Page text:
The impact of food marketing on children's eating behaviour

Tuesday 19 July 2016 1:00–2:00 pm
FREE SEMINAR

Venue: Level 6 Seminar Room, Charles Perkins Centre - D17, Johns Hopkins Drive (off Missenden Road), The University of Sydney, Camperdown NSW 2006 View map (PDF file)

Presenter: Dr Kieron Rooney and Professor Bob Boakes respectively from Exercise and Sports Science, Faculty of Health Sciences and the School of Psychiatry, Sydney Medical School.

RSVP via online registration

Summary of talk
Since 2010, Dr Kieron Rooney (Discipline of Exercise and Sport Science) and Professor Bob Boakes (School of Psychology) have led a series of experiments in which rats are provided with access to sugar-sweetened drinks. The rats consistently display impairments in cognitive processes dependent on healthy hippocampal function, as well as elevated adiposity, impaired glucose tolerance and fatty livers. This cross-disciplinary work was supported with ARC - Discovery Project funding from 2014 to extend their research into the effects of artificial sweeteners and their consumption on feeding behaviour leading to their current human trial on the behavioural effects of withdrawal from sugar sweetened beverages (ACTRN12615001004550).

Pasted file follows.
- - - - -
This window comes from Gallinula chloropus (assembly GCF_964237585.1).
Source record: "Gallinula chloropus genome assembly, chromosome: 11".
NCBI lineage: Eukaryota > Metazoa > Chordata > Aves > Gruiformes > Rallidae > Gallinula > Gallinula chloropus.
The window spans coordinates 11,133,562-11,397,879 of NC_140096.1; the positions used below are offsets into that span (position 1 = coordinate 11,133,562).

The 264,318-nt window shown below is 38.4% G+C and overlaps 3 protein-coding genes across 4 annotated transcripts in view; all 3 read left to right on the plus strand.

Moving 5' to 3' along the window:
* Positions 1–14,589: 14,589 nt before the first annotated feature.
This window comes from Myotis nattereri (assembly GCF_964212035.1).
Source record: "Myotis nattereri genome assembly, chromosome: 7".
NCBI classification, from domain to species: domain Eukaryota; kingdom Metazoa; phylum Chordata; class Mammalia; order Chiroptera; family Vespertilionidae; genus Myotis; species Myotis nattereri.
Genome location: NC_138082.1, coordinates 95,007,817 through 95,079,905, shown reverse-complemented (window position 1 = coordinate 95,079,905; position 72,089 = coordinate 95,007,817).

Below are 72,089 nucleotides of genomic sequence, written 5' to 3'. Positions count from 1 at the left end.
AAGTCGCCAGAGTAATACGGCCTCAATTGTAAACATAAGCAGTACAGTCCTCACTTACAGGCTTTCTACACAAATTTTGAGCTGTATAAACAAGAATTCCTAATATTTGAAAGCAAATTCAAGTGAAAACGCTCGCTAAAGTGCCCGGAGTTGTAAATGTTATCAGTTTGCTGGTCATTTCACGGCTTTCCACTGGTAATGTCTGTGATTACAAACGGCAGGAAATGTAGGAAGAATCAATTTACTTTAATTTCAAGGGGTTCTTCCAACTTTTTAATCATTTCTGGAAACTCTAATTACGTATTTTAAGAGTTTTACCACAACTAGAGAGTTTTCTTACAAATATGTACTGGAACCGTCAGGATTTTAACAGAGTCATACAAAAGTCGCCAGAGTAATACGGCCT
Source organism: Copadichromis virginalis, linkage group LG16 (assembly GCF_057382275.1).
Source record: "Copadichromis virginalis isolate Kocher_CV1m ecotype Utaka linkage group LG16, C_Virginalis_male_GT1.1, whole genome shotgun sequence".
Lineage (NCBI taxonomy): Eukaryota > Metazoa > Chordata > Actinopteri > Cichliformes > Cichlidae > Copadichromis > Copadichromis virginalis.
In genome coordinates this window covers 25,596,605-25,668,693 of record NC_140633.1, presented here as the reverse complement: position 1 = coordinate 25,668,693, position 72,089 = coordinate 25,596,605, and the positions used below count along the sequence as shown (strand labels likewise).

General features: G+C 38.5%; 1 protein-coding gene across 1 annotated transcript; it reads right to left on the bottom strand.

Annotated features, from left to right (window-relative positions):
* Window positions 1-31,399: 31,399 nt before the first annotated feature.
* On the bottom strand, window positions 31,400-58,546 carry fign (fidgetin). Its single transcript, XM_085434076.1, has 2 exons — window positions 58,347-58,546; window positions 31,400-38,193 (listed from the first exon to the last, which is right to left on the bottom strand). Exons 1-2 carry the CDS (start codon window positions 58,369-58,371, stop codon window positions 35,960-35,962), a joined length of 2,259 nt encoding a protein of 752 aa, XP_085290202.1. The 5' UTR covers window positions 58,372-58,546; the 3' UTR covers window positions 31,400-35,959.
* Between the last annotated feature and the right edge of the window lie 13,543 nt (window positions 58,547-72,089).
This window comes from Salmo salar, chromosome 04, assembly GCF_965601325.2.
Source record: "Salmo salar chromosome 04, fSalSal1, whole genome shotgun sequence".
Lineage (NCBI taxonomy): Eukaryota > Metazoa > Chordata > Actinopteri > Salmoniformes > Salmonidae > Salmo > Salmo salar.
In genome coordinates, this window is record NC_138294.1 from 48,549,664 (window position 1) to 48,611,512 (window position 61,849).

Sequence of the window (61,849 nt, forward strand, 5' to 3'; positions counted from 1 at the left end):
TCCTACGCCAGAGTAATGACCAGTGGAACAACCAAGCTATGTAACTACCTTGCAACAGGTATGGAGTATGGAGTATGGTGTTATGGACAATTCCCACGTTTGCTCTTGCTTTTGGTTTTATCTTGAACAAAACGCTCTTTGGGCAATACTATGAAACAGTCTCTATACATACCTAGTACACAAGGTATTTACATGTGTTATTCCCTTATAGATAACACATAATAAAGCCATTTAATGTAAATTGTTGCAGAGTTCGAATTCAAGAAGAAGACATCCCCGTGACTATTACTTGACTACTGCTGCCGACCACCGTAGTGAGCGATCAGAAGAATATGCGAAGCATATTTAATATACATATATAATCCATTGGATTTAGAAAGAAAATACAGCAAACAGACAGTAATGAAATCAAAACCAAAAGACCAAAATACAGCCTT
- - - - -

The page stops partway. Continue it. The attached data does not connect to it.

This talk will present selected works from this sustained line of research in the rat, that focussed on some of the more popular questions raised in recent years, namely is fructose in beverages more toxic than glucose? Can we recover health by the simple removal of sugar sweetened beverages? And do artificial sweeteners lead to increased food intake and weight gain?